Enrique Alferez

Alferez was born in Northern Mexico on May 4, 1901. He studied at the Art Institute of Chicago from 1927 to 1929. He came to New Orleans in 1929. Alferez made New Orleans his home. He took advantage of various Works Progress Administration grants in the late 1930s. Alferez created a number of sculptures in the metro area, particularly in New Orleans City Park. Additionally, he designed the large fountain in front of Shushan Airport (now New Orleans Lakefront Airport.

Alferez drew and painted, as well as sculpting. So, he included many New Orleans landmarks in the “Twelve Months” booklet.

Twelve Months

Twelve Months New Orleans January

The title/cover page of the booklet says:

The
Twelve Months
of
New Orleans

A set of 12 Romantic
Lithographic Prints
In COLORS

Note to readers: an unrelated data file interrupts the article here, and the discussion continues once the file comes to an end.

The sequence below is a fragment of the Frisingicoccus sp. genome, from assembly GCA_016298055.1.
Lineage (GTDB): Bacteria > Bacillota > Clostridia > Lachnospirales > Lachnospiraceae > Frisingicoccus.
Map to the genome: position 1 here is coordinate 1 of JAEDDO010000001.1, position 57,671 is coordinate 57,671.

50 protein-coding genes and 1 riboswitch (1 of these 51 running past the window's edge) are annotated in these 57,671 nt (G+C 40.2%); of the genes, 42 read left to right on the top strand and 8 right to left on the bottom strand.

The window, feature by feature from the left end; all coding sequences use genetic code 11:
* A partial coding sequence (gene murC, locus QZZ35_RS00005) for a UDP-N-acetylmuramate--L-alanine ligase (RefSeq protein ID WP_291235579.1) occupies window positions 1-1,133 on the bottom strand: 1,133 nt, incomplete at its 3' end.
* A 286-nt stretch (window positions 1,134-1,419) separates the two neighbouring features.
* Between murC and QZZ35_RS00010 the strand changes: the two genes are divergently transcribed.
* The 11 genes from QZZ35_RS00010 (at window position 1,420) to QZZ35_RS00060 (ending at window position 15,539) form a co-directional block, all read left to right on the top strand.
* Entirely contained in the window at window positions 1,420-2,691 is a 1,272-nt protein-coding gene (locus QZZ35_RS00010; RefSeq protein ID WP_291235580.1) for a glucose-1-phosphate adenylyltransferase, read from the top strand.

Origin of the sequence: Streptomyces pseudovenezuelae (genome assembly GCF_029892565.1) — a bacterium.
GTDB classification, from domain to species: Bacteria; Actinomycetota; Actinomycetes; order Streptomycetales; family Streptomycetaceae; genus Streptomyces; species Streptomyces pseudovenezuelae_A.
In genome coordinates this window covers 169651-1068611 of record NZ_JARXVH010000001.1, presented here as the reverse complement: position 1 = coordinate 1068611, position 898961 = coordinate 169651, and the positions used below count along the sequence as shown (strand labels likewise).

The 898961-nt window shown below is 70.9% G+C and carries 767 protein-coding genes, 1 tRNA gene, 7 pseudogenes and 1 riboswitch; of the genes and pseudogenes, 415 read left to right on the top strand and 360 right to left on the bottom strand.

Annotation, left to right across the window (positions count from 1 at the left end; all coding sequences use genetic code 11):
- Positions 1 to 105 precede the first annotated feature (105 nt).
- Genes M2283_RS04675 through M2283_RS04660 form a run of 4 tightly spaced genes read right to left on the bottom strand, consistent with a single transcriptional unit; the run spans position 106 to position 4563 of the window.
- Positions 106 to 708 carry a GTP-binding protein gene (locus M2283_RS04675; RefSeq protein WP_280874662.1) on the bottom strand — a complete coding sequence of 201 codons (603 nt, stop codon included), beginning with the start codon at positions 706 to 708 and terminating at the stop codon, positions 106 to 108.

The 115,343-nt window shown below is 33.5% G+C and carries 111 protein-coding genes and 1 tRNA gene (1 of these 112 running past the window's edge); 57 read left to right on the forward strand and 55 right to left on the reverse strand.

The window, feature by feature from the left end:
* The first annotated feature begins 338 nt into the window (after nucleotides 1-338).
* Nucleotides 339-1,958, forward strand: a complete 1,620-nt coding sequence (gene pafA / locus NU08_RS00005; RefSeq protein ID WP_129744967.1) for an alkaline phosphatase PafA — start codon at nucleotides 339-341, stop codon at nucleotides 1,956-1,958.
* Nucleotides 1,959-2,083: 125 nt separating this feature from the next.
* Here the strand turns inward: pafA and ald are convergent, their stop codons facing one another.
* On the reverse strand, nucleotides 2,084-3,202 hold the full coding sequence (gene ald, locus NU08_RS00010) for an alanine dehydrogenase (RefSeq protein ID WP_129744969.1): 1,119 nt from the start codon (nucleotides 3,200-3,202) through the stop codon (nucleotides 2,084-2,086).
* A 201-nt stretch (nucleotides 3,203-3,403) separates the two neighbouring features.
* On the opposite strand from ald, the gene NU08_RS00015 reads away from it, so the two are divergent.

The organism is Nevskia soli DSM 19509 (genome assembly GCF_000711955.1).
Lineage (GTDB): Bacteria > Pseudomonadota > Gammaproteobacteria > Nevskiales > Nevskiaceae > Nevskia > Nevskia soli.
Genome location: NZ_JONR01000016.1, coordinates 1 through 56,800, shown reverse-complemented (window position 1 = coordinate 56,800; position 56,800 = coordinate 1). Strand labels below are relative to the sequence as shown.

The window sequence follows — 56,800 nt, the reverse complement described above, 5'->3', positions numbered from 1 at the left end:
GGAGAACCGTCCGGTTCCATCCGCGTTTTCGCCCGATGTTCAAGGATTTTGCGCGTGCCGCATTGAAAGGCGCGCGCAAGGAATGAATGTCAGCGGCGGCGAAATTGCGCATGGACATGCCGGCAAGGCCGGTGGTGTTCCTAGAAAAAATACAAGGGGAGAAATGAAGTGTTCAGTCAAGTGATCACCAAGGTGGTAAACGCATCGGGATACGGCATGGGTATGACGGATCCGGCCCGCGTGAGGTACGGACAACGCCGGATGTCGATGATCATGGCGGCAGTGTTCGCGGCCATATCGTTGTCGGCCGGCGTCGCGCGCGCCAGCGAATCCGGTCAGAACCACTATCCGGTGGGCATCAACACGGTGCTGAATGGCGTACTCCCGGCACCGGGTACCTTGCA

Displaying 60 local subjects
drawn direct on the plate
with pen, brush, and crayon
by
Enrique Alferez

Printed and published by Michael Higgins
at 303 North Peters St
NEW ORLEANS

November’s Lithograph

Visiting the cemetery is the theme of November’s illustrations.

The Corners

Top Left: Racing Season Begins. Horse Racing traditionally begins on Thanksgiving Day. New Orleans in 1940 meant going out to “Da Track,” the Fair Grounds in Gentilly.

Top Right: LSU Rodeo. The “Block and Bridle” Club at Louisiana State University presents an annual rodeo. This year’s rodeo is the 83rd annual, on 5-6 November.

Bottom Left: Loading cotton. Cotton planters harvested their crop, baled it, and shipped it to New Orleans on steam-powered riverboats. Cotton Factors, traders buying and selling crops, negotiated purchase with the ship captain. They transferred the cotton from the riverboat to cotton presses along the riverfront. The mill/press compressed the cotton into much denser bales, for transfer to ocean-going ships.